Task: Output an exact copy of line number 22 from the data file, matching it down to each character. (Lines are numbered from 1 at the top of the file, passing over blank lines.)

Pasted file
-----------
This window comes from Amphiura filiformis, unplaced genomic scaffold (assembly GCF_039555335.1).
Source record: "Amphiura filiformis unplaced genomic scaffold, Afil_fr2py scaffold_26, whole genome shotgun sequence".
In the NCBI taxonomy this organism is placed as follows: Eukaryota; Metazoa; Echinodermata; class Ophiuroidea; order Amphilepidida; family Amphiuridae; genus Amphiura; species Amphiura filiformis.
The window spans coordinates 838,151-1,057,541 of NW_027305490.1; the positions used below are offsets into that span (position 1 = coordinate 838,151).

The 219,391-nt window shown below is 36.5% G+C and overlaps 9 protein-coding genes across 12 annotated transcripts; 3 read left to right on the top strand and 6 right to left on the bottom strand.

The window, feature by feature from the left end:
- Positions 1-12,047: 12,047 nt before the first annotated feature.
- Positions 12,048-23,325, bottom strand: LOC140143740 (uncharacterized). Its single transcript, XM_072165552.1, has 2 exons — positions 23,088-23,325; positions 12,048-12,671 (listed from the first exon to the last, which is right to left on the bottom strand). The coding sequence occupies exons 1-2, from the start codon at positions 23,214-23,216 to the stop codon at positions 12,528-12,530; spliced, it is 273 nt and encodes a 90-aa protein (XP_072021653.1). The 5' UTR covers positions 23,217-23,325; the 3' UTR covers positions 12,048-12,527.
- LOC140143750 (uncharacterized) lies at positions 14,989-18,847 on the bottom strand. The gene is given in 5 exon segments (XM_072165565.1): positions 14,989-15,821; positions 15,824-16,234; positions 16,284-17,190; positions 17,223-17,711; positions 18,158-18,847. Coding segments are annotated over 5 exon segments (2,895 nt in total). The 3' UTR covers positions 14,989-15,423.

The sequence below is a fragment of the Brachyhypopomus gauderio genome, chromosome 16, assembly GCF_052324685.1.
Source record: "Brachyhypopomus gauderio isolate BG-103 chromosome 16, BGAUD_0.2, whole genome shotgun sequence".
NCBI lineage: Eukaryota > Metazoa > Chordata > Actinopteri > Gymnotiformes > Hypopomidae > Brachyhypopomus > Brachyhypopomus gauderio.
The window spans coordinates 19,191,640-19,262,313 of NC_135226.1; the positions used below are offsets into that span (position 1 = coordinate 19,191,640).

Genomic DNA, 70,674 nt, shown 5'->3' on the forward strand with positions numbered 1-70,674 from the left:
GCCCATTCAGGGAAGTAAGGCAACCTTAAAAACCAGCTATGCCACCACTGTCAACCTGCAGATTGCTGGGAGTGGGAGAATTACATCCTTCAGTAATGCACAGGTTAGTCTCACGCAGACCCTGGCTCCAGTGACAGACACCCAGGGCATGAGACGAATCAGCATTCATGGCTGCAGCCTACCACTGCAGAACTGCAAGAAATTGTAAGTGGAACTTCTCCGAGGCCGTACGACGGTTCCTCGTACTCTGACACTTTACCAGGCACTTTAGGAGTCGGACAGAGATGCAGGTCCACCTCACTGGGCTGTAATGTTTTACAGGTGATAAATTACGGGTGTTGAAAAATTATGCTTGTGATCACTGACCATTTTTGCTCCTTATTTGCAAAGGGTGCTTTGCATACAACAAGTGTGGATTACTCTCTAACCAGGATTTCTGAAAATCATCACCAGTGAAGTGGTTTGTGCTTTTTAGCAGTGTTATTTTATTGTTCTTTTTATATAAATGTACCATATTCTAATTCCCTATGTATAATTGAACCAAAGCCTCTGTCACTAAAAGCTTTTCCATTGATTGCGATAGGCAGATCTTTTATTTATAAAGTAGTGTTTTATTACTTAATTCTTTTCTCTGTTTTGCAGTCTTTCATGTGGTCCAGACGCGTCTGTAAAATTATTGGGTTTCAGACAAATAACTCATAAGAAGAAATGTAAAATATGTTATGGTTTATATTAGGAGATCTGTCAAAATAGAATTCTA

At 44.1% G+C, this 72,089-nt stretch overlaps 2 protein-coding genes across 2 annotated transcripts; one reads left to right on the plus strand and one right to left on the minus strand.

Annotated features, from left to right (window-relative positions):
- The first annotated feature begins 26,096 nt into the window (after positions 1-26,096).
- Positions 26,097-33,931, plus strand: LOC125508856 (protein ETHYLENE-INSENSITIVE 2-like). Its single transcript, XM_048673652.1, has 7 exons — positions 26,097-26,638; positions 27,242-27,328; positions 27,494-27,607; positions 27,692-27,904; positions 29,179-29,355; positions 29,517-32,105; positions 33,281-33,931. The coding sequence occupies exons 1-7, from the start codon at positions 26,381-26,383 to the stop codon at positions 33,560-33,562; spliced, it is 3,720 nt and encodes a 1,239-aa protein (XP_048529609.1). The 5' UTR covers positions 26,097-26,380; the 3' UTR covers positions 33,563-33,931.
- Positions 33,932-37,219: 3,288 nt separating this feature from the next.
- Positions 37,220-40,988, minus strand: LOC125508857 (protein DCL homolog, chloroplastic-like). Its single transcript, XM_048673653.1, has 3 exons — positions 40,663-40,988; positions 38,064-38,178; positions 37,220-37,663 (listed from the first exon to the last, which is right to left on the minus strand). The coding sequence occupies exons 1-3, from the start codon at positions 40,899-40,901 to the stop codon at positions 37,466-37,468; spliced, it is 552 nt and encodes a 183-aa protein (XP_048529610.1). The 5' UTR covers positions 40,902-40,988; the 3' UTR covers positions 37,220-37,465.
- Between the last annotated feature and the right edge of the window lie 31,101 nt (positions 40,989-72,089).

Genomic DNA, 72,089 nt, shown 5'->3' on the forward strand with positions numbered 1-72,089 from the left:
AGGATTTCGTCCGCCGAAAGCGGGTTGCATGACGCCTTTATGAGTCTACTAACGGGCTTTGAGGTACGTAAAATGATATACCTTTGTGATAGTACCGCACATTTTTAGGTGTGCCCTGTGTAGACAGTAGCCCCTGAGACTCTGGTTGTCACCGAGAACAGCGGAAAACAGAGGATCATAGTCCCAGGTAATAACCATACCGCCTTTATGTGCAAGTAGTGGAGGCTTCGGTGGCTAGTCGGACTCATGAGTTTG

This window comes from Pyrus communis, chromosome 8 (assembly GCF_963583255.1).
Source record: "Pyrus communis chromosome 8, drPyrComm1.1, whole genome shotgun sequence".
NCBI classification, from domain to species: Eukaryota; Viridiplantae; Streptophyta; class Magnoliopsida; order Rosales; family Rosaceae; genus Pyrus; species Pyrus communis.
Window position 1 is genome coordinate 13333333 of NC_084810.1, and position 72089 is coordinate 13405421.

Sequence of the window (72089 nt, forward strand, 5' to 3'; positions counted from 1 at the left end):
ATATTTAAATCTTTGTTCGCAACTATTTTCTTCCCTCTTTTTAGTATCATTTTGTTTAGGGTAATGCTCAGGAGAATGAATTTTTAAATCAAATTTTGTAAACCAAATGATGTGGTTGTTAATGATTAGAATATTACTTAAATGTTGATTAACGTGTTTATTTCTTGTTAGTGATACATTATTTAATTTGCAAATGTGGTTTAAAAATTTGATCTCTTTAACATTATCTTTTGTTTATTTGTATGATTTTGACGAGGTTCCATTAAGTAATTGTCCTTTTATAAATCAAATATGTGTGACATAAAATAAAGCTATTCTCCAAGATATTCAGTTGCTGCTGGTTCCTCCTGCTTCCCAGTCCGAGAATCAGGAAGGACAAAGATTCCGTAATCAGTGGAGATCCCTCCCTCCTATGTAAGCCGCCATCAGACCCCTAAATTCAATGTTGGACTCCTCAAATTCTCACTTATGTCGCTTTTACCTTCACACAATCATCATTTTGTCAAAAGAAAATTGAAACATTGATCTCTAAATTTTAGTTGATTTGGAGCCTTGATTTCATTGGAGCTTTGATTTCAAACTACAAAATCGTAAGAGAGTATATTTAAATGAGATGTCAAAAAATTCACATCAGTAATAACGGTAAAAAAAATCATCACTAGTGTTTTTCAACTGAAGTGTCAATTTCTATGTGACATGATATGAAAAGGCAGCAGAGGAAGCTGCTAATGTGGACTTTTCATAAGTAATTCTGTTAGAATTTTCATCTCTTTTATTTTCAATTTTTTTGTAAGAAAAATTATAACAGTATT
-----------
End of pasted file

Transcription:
- Between the last annotated feature and the right edge of the window lie 31,101 nt (positions 40,989-72,089).